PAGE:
‘Treehouse of Horror Presents: Not It’ is Why We Love ‘The Simpsons’ [Review]

Treehouse of Horror Not It

The Treehouse of Horror annual tradition has become something of a Halloween staple, just like carving pumpkins or stuffing your belly with chocolates and candy. This year, The Simpsons are double dipping, offering a parody of It featuring the always hilarious Krusty the clown. Then, the official Treehouse of Horror episode parodying the anime series Death Note airs this Sunday, October 30th on Fox. Officially, the new Treehouse of Horror XXXIII marks an incredible run of specials dating back to 1990.

Since then, the special horror episodes have moved far beyond their original parody of EC Comics to encompass every aspect of horror pop culture. That being said, it’s surprising that with all the Stephen King references over the decades, creator Matt Groening and his writing team waited this long to do a parody of King’s biggest hit. There have been references, to be sure, but never a full fledged standalone episode dedicated to Pennywise. (No spoilers, but rest assured, there is not a giant pregnant spider at the end.)

Told in two parts (of course), ‘Treehouse of Horror Presents: Not It’ goes back in time 27 years to find Homer, Marge, Moe and Carl in their own iteration of the Losers Club. They’re dorks. And Krusto the clown is beginning to terrorize the town of Kingwood (a fictional Springwood). A young Barney Grumble follows his newspaper boat down into the sewer where Krusto, naturally, rips his arm off, inevitably inhibiting his ability to drink multiple pints of beer in the future.

The kid versions of the characters we know and love battle Krusto to the best of their…abilities. When they’re not hanging in the clubhouse, Homer develops a secret crush on Marge, Comic Book Guy doesn’t approve, and Moe somehow still has grey hair as a teenager. In a fairly amusing send-up of how the real Losers Club defeated Pennywise in Stephen King’s novel, a desperate Krusto the clown starts to literally kill himself for cheap laughs. In The Simpsons universe, it doesn’t matter if you’re an evil ancient being terrorizing a small community. After three decades of Treehouse of Horror, it should be clear that Krusty the clown and the writers are total hams that literally feed off of our amusement.

Cut to 27 years later! Not quite as long as the actual life of The Simpsons series, but close enough. Homer and Marge round up the gang and wonder if the lives of their old friends have become pathetic and sad: Moe is a rock ‘n’ roll ventriloquist (that tracks) and Carl Carlson is a brilliant astronaut. Yet, they still return to defeat Krusto in a great finale that is tailor-made and cleverly “updated for a Gen Z audience.”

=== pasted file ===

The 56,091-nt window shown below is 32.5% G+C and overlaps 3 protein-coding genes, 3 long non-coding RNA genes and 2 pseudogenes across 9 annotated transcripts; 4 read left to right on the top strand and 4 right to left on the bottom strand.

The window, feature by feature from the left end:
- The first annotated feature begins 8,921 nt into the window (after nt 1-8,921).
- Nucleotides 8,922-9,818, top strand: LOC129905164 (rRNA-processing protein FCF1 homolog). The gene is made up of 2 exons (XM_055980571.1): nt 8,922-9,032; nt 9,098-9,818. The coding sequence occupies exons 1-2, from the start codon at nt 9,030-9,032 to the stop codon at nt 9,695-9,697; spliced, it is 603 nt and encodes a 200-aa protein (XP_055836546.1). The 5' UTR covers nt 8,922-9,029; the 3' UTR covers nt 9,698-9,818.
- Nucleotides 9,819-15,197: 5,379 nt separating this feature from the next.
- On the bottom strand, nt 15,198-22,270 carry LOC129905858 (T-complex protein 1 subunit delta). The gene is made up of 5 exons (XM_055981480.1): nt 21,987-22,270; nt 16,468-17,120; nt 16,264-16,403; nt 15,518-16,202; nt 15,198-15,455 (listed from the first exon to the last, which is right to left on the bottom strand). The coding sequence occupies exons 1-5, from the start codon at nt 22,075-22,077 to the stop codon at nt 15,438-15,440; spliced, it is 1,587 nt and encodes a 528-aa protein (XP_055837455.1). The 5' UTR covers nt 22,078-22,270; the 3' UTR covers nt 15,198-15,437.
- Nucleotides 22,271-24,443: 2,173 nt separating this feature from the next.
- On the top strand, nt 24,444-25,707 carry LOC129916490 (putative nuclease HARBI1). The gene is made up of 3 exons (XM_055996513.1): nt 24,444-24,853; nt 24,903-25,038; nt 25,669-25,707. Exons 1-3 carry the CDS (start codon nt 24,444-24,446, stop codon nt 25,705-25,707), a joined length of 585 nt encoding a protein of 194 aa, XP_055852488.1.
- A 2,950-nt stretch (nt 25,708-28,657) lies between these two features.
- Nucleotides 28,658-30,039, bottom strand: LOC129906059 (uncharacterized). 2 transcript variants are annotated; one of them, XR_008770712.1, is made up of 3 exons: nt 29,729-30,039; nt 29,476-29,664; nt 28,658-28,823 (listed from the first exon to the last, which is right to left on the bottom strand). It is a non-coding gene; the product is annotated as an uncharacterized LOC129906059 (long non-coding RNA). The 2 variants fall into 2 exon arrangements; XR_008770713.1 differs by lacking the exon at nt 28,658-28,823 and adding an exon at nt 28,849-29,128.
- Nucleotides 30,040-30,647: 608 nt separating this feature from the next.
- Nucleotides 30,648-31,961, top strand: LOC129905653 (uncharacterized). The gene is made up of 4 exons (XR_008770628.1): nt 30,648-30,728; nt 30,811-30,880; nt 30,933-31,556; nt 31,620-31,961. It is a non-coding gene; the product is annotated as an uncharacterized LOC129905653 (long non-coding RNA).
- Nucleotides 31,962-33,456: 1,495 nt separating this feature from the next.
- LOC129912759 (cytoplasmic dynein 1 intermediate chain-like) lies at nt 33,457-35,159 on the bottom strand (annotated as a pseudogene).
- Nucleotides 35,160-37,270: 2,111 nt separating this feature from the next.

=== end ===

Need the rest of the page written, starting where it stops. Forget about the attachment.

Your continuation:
‘Treehouse of Horror’ Presents: Not It’ isn’t quite on par with the Halloween specials of the past, but as a one-off surprise special, it’s a perfect appetizer to the official Treehouse of Horror XXXIII episode that will cap off another glorious Halloween season.

Treehouse Of Horror XXXIII airing Sunday, October 30 on FOX. Courtesy of 20th Television.

When The Simpsons version of The Losers Club does confront their greatest fears again as adults, Krusto is even more powerful because, in its own words, “Adults have something much tastier than fears: Anxiety.” That kind of profound sentiment is what still makes these Treehouse of Horror segments so popular and why a parody of It is so perfect for The Simpsons after so many years.

We’ve all grown up with this show and we still treasure the moments of brilliance it still manages to churn out. More than any other animated show, Treehouse of Horror has become a staple of Halloween and a beloved annual tradition that we hope never goes away.

Watch the official Treehouse of Horror XXXIII Death Note parody episode this Sunday, October 30 (8:00-8:31 PM ET/PT) on FOX.

  • Treehouse of Horror' Presents: Not It


Treehouse of Horror Presents: Not It continues the annual Halloween tradition of spoofing the classics horror fans love while still, somehow, reminding us that The Simpsons are still relevant, even if it’s just once a year.



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